There are traditional ways that people use to buy a home, but many of these methods have changed, in recent years.  New financial products, created to conform to the recent low interest rates and increased home prices, have really changed the old system.

I hope here, to give prospective buyers some advice that may help them negotiate the new system:

  1. Obtain your pre-qualified home loan commitment:

    The first step is to get all your financial information in order and shop for a home loan.  Get a copy of your credit report (now available free, one per year) and review it.  This will give you some indication of what type of loan you will qualify for and how low an interest rate you can lock in.

    Secondly, shop and apply a couple of mortgage companies.  There are many new web sites that will send your information to many mortgage brokers and you get to pick which one best suits you.

    Third, once you have decided on the best mortgage for you, get a written loan commitment and try to lock in your rate for as long as you can.

    Once you have your loan commitment in hand and know what price range you can afford, proceed to the nest step.

  2. Hire an attorney that specializes in real estate law.

    Search for a lawyer who knows real estate and all the intricacies involved.  Pay him/her a retainer so that they will be ready for you when you need them.

  3. Drive by shopping.

    Spend a couple of weekends driving around the area where you want to live.  Attend a couple of Sunday open houses and simply browse.  Don’t let yourself feel forced or hurried, you are making a serious decision that you will have to live with for many years, don’t rush.  Check out the neighborhood, the schools, the churches and the neighborhood merchants.  Just shop around.

  4. When you feel comfortable with an area, retain a buyer’s agent.

    If a house is listed with an agent, the agent has a legal, fiduciary responsibility to the seller.  They will want to also represent the buyer so that they can obtain the entire commission payment amount and not have to split it with another agent.  This is why you need your own agent, that will represent only you!  Sometimes, real estate lawyers work with a couple of brokers and may be of help in finding you an agent that will work for you, and only you.  This agent will then search the listings and help you find a house in the area you like, in the style you want and in the price range you can afford.

  5. Contract of Sale.

    Once you find the right house, you will offer a contract of sale.  This is a legal document that your agent will explain to you, that lists the price you are offering for the house and other very important conditions.  One of these is the inspection window.  This states the time that you will have to obtain a home inspector, have the house inspected, receive the report and decide, along with your lawyer, how you will proceed.  Since this is one of the most important steps in deciding if the house is right for you, I would recommend that your lawyer and you go over the contract of sale before your agent submits it to the sellers.  Make sure that you fully understand what you are signing!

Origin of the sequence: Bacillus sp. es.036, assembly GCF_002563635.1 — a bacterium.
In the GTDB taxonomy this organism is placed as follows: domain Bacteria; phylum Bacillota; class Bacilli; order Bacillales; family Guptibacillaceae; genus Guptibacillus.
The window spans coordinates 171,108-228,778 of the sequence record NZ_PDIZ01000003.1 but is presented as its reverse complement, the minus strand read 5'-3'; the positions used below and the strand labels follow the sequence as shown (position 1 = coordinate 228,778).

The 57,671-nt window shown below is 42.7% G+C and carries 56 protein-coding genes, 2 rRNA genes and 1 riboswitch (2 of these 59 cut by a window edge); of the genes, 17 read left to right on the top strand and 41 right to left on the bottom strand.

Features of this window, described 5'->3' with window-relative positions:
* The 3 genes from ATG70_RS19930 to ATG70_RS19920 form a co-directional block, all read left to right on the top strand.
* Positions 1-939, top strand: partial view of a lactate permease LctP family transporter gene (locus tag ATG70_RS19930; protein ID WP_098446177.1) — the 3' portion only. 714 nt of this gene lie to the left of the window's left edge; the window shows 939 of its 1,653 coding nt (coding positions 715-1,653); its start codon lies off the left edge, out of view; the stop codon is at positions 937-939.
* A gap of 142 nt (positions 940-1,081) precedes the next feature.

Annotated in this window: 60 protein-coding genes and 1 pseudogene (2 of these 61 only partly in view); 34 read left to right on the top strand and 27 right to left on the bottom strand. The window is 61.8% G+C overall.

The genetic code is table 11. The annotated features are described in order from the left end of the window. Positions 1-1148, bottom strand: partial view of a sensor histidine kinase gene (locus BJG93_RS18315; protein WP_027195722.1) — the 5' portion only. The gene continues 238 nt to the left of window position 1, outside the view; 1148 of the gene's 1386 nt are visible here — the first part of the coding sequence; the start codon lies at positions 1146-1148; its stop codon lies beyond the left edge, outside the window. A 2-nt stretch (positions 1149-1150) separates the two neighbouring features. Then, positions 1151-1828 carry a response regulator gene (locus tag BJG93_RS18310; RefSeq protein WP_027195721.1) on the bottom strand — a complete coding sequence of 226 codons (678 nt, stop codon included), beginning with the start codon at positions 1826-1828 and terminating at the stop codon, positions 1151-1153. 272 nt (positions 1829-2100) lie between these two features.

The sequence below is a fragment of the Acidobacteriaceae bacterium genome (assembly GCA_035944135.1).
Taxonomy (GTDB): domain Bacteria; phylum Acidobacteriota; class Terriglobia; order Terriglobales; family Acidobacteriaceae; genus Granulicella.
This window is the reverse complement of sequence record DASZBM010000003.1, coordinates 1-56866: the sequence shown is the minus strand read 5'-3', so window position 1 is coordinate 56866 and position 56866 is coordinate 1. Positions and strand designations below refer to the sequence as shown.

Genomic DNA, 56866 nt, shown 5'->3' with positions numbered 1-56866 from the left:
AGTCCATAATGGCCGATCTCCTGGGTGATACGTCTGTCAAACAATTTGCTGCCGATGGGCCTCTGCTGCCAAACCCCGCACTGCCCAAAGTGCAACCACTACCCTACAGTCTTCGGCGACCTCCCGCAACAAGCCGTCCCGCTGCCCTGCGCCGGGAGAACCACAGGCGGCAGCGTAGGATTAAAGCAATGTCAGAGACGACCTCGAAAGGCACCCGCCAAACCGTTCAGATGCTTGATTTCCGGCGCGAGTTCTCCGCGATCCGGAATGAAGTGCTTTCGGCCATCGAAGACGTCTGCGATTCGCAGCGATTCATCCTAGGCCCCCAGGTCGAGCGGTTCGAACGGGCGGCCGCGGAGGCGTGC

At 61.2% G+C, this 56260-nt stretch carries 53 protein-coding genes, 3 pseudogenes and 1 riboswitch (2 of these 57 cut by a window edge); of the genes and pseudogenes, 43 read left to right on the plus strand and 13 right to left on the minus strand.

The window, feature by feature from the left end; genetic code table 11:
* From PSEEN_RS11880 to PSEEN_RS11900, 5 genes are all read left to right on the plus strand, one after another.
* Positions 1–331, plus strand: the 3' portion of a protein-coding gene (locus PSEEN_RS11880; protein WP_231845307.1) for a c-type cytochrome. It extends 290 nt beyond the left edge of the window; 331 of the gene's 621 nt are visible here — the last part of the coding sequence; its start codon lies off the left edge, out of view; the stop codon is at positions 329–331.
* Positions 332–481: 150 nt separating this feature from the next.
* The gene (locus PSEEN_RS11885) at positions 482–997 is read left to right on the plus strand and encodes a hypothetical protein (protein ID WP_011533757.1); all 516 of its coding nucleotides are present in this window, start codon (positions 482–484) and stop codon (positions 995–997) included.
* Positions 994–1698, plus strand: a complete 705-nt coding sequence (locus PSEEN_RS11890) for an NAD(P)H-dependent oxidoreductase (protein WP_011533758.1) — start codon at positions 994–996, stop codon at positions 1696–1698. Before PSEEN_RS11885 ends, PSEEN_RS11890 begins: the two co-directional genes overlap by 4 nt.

6. Home Inspection.

    This is when you find out if the house you have selected is a gem or a lump of coal.  No house is perfect and they all have some flaws.  The important thing is not detailing all the flaws but for you to, as fully as possible, understand exactly what you are getting and what you are not.  Your home inspection should take a minimum of 4 hours for a regular house and longer for a big or older house.  Your inspector should take the time to explain to you each step of the inspection and what he has found.  These findings will be issued in a formal written report, usually one or two days after the inspection, but it is vital that you have your questions answered and explained to you during the inspection as well.  Never use an inspector that gives you the report right after the inspection is done or issues a report that is just a checklist with a few comments.  A good inspector will take all the information from the inspection and cross check it with building code permit pull information, furnace, water heater and appliance serial numbers against the recall data on the Consumer Products Safety Commission web site and many other steps.

  7. Negotiation, if any.

    If there are serious problems or questions about the houses condition, the report will help you and your lawyer decide what should be fixed, by whom and how much it will cost and for whom.  These are negotiations that are done between your attorney and the seller’s attorney.  Sometimes the seller will have the problem fixed, in which case it is important that they give copies of all receipts and warranties to you at closing.  Sometimes the seller will provide a ‘give back’ at closing for the estimated amount of the repairs.  Sometimes, the seller will refuse to repair or fix anything, in which case you must decide if the price you are offering is still valid.  In any case, remember that you should not accept a house with gross defects that will cost a fortune to fix, but you should also not walk away from a deal because you expect the seller to provide you with a totally perfect house.  The key here, negotiate.

  8. Pre-closing walkthrough.

    Usually, a few days before the closing, you will get a final look at the house, just before the sale completes.  This is your chance to check all the defects that are supposed to be fixed.  Usually, your home inspector will agree to attend, usually for free as part of the original inspection fee.  There may even be some new defects that are uncovered, items that were not visible before because they were covered or obscured by rugs, furniture or stored items.